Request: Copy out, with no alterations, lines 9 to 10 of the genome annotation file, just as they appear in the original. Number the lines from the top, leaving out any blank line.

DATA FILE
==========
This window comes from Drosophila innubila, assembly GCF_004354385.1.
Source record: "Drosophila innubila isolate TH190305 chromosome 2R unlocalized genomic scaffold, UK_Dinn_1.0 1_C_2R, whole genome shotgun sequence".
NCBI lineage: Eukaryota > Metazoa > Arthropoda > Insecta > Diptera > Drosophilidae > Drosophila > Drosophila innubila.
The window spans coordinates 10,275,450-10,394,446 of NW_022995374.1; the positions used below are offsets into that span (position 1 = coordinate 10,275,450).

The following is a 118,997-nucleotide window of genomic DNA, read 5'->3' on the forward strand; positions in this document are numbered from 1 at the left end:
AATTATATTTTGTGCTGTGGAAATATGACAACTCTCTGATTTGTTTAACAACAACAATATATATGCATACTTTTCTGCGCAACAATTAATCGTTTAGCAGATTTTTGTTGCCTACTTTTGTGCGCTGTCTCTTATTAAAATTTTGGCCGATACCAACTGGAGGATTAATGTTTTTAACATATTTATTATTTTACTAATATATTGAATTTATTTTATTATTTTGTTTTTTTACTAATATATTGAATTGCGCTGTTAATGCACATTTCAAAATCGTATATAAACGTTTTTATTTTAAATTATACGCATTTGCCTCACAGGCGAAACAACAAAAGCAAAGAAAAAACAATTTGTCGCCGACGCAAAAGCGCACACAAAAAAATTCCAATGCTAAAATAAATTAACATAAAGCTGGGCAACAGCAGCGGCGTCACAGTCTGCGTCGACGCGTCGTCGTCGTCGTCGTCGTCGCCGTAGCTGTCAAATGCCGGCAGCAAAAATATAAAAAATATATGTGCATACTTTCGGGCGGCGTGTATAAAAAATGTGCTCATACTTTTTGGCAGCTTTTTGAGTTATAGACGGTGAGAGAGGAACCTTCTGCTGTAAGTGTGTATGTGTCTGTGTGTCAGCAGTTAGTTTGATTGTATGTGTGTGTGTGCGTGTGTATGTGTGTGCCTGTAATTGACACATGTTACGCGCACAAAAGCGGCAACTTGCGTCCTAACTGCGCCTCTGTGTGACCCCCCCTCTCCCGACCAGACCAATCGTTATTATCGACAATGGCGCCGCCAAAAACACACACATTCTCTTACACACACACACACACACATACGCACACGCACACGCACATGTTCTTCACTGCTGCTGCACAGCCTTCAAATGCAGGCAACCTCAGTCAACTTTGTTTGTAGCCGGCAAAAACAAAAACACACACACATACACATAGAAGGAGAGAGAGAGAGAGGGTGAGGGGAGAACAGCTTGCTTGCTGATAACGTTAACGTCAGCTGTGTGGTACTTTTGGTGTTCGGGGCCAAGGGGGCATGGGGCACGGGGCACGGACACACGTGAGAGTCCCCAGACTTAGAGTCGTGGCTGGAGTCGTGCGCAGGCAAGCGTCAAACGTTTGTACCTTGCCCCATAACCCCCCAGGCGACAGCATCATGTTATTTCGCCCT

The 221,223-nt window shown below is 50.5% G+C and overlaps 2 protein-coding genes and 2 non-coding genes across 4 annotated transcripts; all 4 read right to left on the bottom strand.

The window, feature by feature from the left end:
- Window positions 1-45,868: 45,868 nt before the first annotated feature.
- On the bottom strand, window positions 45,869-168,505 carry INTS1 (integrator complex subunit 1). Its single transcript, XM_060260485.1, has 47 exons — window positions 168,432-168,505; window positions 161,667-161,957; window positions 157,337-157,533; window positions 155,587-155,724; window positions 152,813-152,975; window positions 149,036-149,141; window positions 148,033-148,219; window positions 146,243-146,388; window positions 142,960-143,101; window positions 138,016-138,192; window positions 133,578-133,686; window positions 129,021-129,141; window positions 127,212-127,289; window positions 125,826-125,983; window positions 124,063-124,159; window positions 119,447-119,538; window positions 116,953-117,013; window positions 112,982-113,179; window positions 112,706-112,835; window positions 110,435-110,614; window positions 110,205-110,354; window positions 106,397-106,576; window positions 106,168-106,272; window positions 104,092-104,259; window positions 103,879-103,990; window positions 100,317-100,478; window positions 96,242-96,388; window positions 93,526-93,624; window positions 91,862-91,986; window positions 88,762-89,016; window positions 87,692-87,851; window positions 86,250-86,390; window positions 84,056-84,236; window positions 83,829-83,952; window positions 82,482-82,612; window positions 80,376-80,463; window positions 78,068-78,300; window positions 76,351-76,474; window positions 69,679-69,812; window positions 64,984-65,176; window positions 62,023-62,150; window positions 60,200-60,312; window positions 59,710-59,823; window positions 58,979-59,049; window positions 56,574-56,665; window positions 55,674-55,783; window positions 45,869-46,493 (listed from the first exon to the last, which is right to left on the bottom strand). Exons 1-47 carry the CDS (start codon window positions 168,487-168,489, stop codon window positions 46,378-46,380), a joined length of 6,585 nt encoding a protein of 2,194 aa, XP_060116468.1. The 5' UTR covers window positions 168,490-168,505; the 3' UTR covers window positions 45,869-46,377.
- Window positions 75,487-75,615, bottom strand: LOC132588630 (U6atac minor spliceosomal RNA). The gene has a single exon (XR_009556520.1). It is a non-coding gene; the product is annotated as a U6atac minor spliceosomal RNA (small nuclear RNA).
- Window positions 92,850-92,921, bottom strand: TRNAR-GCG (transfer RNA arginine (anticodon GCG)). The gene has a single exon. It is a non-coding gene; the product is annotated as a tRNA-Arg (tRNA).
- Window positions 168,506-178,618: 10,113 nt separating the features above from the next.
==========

- Window positions 1-45,868: 45,868 nt before the first annotated feature.
- On the bottom strand, window positions 45,869-168,505 carry INTS1 (integrator complex subunit 1). Its single transcript, XM_060260485.1, has 47 exons — window positions 168,432-168,505; window positions 161,667-161,957; window positions 157,337-157,533; window positions 155,587-155,724; window positions 152,813-152,975; window positions 149,036-149,141; window positions 148,033-148,219; window positions 146,243-146,388; window positions 142,960-143,101; window positions 138,016-138,192; window positions 133,578-133,686; window positions 129,021-129,141; window positions 127,212-127,289; window positions 125,826-125,983; window positions 124,063-124,159; window positions 119,447-119,538; window positions 116,953-117,013; window positions 112,982-113,179; window positions 112,706-112,835; window positions 110,435-110,614; window positions 110,205-110,354; window positions 106,397-106,576; window positions 106,168-106,272; window positions 104,092-104,259; window positions 103,879-103,990; window positions 100,317-100,478; window positions 96,242-96,388; window positions 93,526-93,624; window positions 91,862-91,986; window positions 88,762-89,016; window positions 87,692-87,851; window positions 86,250-86,390; window positions 84,056-84,236; window positions 83,829-83,952; window positions 82,482-82,612; window positions 80,376-80,463; window positions 78,068-78,300; window positions 76,351-76,474; window positions 69,679-69,812; window positions 64,984-65,176; window positions 62,023-62,150; window positions 60,200-60,312; window positions 59,710-59,823; window positions 58,979-59,049; window positions 56,574-56,665; window positions 55,674-55,783; window positions 45,869-46,493 (listed from the first exon to the last, which is right to left on the bottom strand). Exons 1-47 carry the CDS (start codon window positions 168,487-168,489, stop codon window positions 46,378-46,380), a joined length of 6,585 nt encoding a protein of 2,194 aa, XP_060116468.1. The 5' UTR covers window positions 168,490-168,505; the 3' UTR covers window positions 45,869-46,377.